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The Burden of Atopic Dermatitis


Andrew F. Alexis, MD, MPH, and Benjamin N. Lockshin, MD, review the burden of atopic dermatitis and discuss how they talk to patients about the impact their disease has on their lives.

Andrew F. Alexis, MD, MPH: Hello, and welcome to Between the Lines, a journal club experience. Today’s featured article is “Dupilumab Provides Acceptable Safety and Sustained Efficacy for Up to 4 Years in an Open-Label Study of Adults with Moderate-to-Severe Atopic Dermatitis.” My name is Andrew Alexis. I’m the vice chair for diversity and inclusion and professor of clinical dermatology at Weill Cornell Medical College in New York, New York. It’s my pleasure to be joined by my good colleague and friend, Dr Benjamin Lockshin, a practicing dermatologist and director of the Clinical Trials Center at DermAssociates in Silver Spring and Rockville, Maryland. Dr Lockshin, would you like to say a quick hello?

Benjamin N. Lockshin, MD: It’s a pleasure to be here with you discussing this excellent article. I think we’ll have a really nice conversation about some of the details in this long-term extension article with dupilumab.

Andrew F. Alexis, MD, MPH: Great. In today’s discussion, we will review the practical and clinical implications of the open-label extension study, as well as discuss the impact of dupilumab in clinical practice today. I look forward to a robust discussion about that. Before we get into the data, why don’t we just talk a little bit about atopic dermatitis, especially the [effect] of AD [atopic dermatitis] on patients’ quality of life. Ben, can you comment on…how it manifests as far as quality-of-life impact for your patients?

Benjamin N. Lockshin, MD: I think many of us who deal with inflammatory conditions such as psoriasis and atopic dermatitis know that the impact on this disease process extends far past what we see visually. It’s well established that atopic dermatitis’ impact in terms of quality of life encompasses anxiety, depression, sleep disorders. In fact, the impact of this is comparable to what we see with psoriasis and many other inflammatory conditions. In addition, many of these individuals have either effects that spill over into school or work. We see increased rates of absenteeism; we have decreased productivity. Really understanding how this affects individuals holistically is very important in terms of understanding how to [treat] these patients. What do you ask patients?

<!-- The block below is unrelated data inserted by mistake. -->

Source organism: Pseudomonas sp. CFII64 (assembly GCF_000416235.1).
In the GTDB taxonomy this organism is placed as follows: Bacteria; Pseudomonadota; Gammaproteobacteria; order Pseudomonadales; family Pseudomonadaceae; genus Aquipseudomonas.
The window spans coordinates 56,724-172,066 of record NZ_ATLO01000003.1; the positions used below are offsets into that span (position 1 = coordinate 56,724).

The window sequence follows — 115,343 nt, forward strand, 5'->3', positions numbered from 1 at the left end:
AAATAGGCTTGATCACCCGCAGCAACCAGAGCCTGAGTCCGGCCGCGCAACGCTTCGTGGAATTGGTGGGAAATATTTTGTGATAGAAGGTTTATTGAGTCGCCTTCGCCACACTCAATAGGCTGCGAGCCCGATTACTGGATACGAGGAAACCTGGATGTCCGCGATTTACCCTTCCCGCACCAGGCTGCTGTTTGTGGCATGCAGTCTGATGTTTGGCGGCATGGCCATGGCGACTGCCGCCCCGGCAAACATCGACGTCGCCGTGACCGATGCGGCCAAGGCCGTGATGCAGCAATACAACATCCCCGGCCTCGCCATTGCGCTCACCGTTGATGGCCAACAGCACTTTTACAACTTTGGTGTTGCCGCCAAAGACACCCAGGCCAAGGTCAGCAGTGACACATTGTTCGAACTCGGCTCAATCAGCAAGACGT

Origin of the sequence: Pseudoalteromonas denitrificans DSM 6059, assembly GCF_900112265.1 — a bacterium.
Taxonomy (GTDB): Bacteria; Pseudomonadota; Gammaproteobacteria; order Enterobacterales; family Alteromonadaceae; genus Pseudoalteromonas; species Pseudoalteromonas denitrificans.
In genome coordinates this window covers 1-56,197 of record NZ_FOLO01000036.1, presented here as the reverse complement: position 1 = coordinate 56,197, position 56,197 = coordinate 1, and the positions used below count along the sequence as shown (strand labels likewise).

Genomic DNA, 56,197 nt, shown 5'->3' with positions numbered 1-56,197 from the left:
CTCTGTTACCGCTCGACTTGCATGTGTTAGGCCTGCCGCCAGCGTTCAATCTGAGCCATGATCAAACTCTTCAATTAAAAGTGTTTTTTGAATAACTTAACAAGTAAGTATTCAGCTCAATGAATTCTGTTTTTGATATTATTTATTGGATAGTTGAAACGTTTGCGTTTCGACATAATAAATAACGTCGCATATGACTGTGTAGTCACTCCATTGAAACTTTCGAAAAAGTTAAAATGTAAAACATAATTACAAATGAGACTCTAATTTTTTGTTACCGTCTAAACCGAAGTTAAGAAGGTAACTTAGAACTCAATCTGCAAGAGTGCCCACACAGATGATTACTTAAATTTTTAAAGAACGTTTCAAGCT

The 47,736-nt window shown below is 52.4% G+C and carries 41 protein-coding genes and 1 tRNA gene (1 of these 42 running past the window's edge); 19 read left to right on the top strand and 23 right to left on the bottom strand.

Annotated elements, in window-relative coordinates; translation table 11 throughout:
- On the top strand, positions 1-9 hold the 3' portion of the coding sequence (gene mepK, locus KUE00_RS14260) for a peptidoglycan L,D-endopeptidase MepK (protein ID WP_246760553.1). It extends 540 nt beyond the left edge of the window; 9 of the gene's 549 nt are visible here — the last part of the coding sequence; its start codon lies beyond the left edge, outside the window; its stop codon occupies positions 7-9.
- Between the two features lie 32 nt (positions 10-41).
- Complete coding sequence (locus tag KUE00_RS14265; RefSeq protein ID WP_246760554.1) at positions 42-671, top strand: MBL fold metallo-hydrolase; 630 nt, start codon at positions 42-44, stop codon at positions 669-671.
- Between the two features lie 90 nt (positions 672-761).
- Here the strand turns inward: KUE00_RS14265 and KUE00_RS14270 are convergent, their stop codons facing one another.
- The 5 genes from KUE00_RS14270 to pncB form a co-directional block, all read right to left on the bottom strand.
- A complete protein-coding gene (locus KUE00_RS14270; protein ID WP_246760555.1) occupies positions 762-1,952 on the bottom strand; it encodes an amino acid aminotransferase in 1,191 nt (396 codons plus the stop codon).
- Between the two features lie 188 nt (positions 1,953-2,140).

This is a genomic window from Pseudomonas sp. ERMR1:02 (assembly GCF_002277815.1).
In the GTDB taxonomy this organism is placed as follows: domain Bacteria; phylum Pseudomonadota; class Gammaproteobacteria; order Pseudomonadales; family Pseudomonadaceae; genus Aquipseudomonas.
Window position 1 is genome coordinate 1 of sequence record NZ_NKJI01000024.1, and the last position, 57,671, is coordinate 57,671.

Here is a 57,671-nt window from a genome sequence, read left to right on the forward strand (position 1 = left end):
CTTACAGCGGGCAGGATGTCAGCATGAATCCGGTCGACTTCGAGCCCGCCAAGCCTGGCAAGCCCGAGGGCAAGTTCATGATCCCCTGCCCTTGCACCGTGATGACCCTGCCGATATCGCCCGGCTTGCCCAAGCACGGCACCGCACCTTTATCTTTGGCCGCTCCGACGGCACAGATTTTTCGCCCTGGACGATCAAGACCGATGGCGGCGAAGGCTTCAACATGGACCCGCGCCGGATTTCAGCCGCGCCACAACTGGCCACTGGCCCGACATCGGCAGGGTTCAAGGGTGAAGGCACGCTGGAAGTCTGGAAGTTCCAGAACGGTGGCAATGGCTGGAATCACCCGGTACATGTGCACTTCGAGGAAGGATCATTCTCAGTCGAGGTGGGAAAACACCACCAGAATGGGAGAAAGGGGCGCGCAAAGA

Andrew F. Alexis, MD, MPH: I think that your summary was really spot on and very well said in that it’s key that we look beyond just the dermatologic manifestations on our patients and really consider what is the impact of this inflammatory condition, atopic dermatitis, on their day-to-day lives, whether it’s school or work, social interactions. To answer your question, what do I ask patients? I like to start with an open-ended question just to find out how they are doing overall. That sounds like such a simple question, but keeping it so open-ended, you tend to elicit a few clues as to how things are going with work and school and social interactions. Then, from there, I can ask subsequent questions and figure out how the skin conditions impact those. How about you?

Benjamin N. Lockshin, MD: I love your approach. Honestly, I do a very similar thing. I ask, “What bothers you the most about your atopic dermatitis?” And I just pause; I give them the opportunity to bring up the components that mean a lot to them. It’s surprising how variable some of the responses are but they all [are] in the same groupings. The visual effects, the effects on itch in terms of sleep disruption, the stigma around it. Many patients not only talk about the effects of their AD, but really the burden of some of their treatments as well. Probably just like you, many of my patients have seen a number of other physicians prior to seeing me and often times are very dissatisfied with smearing a cream over the body or the amount of time it takes throughout the day to just maintain moderate control of their disease.

Andrew F. Alexis, MD, MPH: Well said. Those patients who are not so forthcoming with an open-ended question will then get very specific about asking about specific demands, such as sleep and school, if applicable, work, their relationships or how easily or how much difficulty they might have with going through their treatment regimen.


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